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Star-Bulletin Features

Wednesday, November 22, 2000

By Joanie Dobbs, Special to the Star-Bulletin
Uncle John, left, and Daniel enjoy leftovers from a
Hawaii Opera Theatre gala delivered to the homeless
through Aloha Harvest.

Tomorrow is a feast day for most of us, but many island families are unable to share in the bounty. Several island charities work all year to ease the burden of hunger. Here is how two of them make ...

Caring connections

Aloha Harvest brings
leftover gourmet food
to the needy

Fellowship, too
How to help

Stories by Betty Shimabukuro
and Joanie Dobbs
Special to the Star-Bulletin

Wasting food is a shame. Your mother probably told you that when you didn't want to eat your peas. The thought may cross your mind tomorrow as you survey all the leftovers on your Thanksgiving table.

A visit to St. Andrew's Cathedral during Sunday meal service brings humanity to your mother's cliché. The face of Darren Kaminaka, an electrician out of a job and an apartment, homeless and hungry. Of "Uncle John" and of a man named Daniel, homeless and hungry.

To waste is a sin, to share is divine. Your mother may have told you that as well. Again, at St. Andrew's, humanity. The face of Helen ver Duin Palit, who 18 years ago decided too much food was being wasted in New York City's restaurants and created a direct line between them and the city's soup kitchens. She called her project City Harvest, a 24-hour food line that provided refrigerated trucks to take leftovers from point of plenty to point of need.

Palit's America Harvest network now serves the hungry in 122 U.S. cities and 83 countries. Angel Harvest, for example, delivers gourmet leftovers from post-Oscar galas to the hungry in Los Angeles. Last November, Palit began Aloha Harvest in Honolulu.

"There is enough extra food in every city to feed every person," Palit has said.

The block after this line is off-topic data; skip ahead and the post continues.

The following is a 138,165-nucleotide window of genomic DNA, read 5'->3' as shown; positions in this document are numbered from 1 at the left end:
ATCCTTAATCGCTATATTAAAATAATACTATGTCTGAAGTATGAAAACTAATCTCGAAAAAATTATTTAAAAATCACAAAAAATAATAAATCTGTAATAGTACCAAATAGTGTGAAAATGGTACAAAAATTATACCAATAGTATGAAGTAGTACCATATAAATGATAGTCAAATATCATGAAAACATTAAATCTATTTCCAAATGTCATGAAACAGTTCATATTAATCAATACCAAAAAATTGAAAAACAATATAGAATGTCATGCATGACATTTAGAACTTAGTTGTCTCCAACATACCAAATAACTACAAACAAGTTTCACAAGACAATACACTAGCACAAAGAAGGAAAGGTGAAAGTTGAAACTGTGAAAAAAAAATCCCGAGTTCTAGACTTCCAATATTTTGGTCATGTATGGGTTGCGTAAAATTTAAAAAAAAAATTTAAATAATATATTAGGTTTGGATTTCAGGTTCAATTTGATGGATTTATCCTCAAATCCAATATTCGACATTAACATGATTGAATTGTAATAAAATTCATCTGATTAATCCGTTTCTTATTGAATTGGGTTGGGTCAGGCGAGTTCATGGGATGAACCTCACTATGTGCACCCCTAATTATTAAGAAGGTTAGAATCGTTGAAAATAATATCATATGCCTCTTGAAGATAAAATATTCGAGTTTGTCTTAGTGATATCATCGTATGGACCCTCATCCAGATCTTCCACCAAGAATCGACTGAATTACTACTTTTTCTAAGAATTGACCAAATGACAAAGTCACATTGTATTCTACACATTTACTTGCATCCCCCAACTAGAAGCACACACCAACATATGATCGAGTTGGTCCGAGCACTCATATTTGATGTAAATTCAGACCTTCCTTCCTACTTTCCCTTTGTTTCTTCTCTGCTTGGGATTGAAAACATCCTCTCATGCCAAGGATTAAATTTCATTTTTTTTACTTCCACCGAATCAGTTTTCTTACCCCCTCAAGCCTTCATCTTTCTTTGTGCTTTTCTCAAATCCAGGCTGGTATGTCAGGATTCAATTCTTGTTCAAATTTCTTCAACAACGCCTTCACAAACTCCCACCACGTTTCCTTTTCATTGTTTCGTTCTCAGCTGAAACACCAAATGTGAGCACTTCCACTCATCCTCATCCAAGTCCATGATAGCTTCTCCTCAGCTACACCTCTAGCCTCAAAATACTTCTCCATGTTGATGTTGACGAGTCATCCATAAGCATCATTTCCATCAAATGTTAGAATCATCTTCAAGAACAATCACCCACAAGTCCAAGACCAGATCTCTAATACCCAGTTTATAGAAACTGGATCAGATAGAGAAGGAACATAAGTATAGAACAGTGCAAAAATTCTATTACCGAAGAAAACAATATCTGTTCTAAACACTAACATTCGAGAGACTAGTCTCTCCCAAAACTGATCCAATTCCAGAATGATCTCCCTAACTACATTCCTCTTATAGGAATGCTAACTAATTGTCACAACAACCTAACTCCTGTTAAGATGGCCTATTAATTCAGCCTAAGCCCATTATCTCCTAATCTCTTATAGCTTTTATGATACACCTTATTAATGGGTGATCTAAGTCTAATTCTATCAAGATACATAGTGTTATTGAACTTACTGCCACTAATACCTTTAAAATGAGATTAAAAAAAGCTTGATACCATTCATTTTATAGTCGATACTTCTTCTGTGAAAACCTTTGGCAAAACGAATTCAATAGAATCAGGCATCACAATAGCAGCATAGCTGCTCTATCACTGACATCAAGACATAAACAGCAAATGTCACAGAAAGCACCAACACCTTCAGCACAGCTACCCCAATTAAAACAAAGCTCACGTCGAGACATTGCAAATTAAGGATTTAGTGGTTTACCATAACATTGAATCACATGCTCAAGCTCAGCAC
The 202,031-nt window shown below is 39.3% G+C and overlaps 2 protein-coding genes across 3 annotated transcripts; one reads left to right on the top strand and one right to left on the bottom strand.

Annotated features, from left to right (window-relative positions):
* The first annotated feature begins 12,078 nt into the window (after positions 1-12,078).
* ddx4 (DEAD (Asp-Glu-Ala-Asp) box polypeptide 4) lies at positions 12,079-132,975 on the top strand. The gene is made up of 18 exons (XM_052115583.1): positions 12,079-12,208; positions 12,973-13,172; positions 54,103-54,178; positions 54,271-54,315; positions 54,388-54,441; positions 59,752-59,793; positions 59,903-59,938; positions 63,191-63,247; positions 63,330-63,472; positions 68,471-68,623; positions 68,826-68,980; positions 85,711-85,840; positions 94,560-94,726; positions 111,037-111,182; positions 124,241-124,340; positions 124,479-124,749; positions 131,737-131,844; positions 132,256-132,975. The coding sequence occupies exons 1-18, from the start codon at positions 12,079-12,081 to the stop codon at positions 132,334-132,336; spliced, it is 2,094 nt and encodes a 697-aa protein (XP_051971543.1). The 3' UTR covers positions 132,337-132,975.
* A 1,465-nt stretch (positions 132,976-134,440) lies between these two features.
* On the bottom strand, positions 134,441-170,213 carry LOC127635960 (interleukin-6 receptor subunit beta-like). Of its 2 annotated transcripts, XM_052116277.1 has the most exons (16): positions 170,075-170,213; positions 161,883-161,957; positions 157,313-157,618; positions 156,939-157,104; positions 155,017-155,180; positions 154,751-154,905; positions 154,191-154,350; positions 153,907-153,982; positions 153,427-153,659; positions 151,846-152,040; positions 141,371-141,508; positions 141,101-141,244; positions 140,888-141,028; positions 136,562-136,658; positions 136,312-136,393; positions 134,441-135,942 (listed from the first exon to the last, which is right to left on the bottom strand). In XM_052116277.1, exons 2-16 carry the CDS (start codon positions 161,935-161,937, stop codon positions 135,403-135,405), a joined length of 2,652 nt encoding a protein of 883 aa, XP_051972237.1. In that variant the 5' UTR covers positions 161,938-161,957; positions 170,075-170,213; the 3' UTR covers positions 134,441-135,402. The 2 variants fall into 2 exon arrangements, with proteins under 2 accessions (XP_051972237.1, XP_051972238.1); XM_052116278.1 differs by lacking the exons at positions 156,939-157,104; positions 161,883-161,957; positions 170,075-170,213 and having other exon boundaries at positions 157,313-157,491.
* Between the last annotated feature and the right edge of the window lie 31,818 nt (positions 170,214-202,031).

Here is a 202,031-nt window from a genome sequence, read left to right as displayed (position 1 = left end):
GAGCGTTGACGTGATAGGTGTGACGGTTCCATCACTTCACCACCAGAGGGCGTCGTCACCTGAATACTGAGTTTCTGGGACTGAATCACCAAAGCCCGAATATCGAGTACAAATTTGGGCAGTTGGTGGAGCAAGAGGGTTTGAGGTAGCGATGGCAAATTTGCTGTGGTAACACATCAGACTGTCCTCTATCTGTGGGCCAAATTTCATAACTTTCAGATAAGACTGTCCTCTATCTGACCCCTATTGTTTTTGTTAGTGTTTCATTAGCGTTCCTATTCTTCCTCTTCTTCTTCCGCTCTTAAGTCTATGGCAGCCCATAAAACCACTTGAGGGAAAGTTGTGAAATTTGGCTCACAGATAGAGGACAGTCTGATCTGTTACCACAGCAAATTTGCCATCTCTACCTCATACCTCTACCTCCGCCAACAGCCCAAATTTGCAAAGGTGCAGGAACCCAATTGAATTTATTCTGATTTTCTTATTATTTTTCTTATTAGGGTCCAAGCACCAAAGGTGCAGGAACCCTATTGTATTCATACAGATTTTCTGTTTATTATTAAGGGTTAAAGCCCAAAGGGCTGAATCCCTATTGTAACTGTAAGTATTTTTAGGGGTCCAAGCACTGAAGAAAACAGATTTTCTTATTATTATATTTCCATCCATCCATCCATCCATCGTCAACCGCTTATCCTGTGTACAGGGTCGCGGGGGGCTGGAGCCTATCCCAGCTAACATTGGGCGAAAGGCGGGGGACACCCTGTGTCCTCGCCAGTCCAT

The concept is simple: This nation wastes one-fifth of its food supply as a matter of routine. Palit's approach, also simple: "Aloha Harvest picks up donated perishable fresh food, hot or cold, and takes it immediately to those who need it."

By providing a direct link between sources of fresh food and more than 125 soup kitchens, shelters and transitional shelters, Aloha Harvest eliminates the cost of long-term storage and thus can provide a meal at an average cost of 64 cents.

Aloha Harvest donors number 96, including catering companies, hotels, restaurants, fast-food eateries, groups that throw a lot of parties, even a mortuary. In its first year, the project has provided food for 128,000 meals -- 800 every day -- through various social service agencies. It does all this with just four paid employees.

Here's how the Aloha Harvest connection is made:

Hawaii Opera Theatre had a fund-raising ball two weekends ago at the Sheraton Waikiki. The event's chairwoman, Suzanne Engle, anticipated a great deal of leftover food and called Aloha Harvest with a window of time for pickup.

On the night of the event, more than 500 guests were served, the party ending about 10 p.m. Extra food was brought to a table, where executive sous chef Dwight Yoshioka and Aloha Harvest driver Suzanne Pagan packed it up. It was all loaded into Pagan's refrigerated truck.

At 11 p.m., Pagan called the Rev. Father Richard Rubie at Celtic Catholic Church. Would he be able to use eight large trays of food tonight? The answer was yes.

By 11:15 p.m., the truck had pulled up at Celtic House and the food was transferred to refrigerators. If this shelter had been unable to handle the quantity or type of food in the truck, Pagan would have called the next closest shelter on her list and made a second delivery. More calls and deliveries would have followed until all the food was passed on.

Pagan is a mother of five, the youngest just a few years old. She recalled how she "prayed for a way to help the homeless" after she came across an acquaintance now forced to live on the streets. Shortly thereafter she was hired as a part-time driver for Aloha Harvest.

The food she brought to Celtic House was served the next day at St. Andrew's Cathedral, where free meals are provided every Sunday for those in need.

By 1:30 p.m. Sunday, people were in line in front of the cathedral parking lot. Once Mass ended, volunteers began serving. None of the 150 to 200 guests left hungry.